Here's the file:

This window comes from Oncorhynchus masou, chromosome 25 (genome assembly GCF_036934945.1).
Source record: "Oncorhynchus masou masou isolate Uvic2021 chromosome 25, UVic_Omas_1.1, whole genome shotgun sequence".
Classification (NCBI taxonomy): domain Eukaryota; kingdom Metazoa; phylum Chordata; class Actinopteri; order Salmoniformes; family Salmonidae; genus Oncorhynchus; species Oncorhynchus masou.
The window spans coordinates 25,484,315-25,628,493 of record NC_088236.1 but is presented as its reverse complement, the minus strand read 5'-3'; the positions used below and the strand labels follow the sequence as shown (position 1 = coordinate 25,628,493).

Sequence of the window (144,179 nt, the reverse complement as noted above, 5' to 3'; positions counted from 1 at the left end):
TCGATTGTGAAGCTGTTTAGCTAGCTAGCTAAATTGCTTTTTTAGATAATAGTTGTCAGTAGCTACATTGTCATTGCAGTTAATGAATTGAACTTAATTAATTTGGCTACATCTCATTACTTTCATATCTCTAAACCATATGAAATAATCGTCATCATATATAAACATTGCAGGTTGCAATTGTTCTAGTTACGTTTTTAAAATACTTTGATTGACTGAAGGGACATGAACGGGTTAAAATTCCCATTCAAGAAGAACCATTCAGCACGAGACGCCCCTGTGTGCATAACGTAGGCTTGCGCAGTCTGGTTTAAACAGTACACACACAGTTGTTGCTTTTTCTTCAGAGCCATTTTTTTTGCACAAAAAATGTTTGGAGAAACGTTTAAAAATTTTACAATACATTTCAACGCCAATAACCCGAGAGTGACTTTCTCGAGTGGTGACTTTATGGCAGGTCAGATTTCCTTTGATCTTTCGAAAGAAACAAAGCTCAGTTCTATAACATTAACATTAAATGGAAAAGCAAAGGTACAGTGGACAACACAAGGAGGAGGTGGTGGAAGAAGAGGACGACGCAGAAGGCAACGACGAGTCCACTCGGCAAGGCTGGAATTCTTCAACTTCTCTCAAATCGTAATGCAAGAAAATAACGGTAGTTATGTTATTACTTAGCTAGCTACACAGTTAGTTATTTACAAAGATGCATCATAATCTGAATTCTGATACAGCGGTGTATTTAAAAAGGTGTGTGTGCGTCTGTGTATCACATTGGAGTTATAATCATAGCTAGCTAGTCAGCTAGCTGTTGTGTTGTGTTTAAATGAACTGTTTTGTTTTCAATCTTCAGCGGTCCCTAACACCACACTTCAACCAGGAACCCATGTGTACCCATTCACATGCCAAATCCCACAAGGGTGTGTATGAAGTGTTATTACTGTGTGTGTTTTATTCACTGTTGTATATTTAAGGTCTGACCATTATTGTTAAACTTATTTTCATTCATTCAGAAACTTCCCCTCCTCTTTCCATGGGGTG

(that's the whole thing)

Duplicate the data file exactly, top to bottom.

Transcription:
This window comes from Oncorhynchus masou, chromosome 25 (genome assembly GCF_036934945.1).
Source record: "Oncorhynchus masou masou isolate Uvic2021 chromosome 25, UVic_Omas_1.1, whole genome shotgun sequence".
Classification (NCBI taxonomy): domain Eukaryota; kingdom Metazoa; phylum Chordata; class Actinopteri; order Salmoniformes; family Salmonidae; genus Oncorhynchus; species Oncorhynchus masou.
The window spans coordinates 25,484,315-25,628,493 of record NC_088236.1 but is presented as its reverse complement, the minus strand read 5'-3'; the positions used below and the strand labels follow the sequence as shown (position 1 = coordinate 25,628,493).

Sequence of the window (144,179 nt, the reverse complement as noted above, 5' to 3'; positions counted from 1 at the left end):
TCGATTGTGAAGCTGTTTAGCTAGCTAGCTAAATTGCTTTTTTAGATAATAGTTGTCAGTAGCTACATTGTCATTGCAGTTAATGAATTGAACTTAATTAATTTGGCTACATCTCATTACTTTCATATCTCTAAACCATATGAAATAATCGTCATCATATATAAACATTGCAGGTTGCAATTGTTCTAGTTACGTTTTTAAAATACTTTGATTGACTGAAGGGACATGAACGGGTTAAAATTCCCATTCAAGAAGAACCATTCAGCACGAGACGCCCCTGTGTGCATAACGTAGGCTTGCGCAGTCTGGTTTAAACAGTACACACACAGTTGTTGCTTTTTCTTCAGAGCCATTTTTTTTGCACAAAAAATGTTTGGAGAAACGTTTAAAAATTTTACAATACATTTCAACGCCAATAACCCGAGAGTGACTTTCTCGAGTGGTGACTTTATGGCAGGTCAGATTTCCTTTGATCTTTCGAAAGAAACAAAGCTCAGTTCTATAACATTAACATTAAATGGAAAAGCAAAGGTACAGTGGACAACACAAGGAGGAGGTGGTGGAAGAAGAGGACGACGCAGAAGGCAACGACGAGTCCACTCGGCAAGGCTGGAATTCTTCAACTTCTCTCAAATCGTAATGCAAGAAAATAACGGTAGTTATGTTATTACTTAGCTAGCTACACAGTTAGTTATTTACAAAGATGCATCATAATCTGAATTCTGATACAGCGGTGTATTTAAAAAGGTGTGTGTGCGTCTGTGTATCACATTGGAGTTATAATCATAGCTAGCTAGTCAGCTAGCTGTTGTGTTGTGTTTAAATGAACTGTTTTGTTTTCAATCTTCAGCGGTCCCTAACACCACACTTCAACCAGGAACCCATGTGTACCCATTCACATGCCAAATCCCACAAGGGTGTGTATGAAGTGTTATTACTGTGTGTGTTTTATTCACTGTTGTATATTTAAGGTCTGACCATTATTGTTAAACTTATTTTCATTCATTCAGAAACTTCCCCTCCTCTTTCCATGGGGTG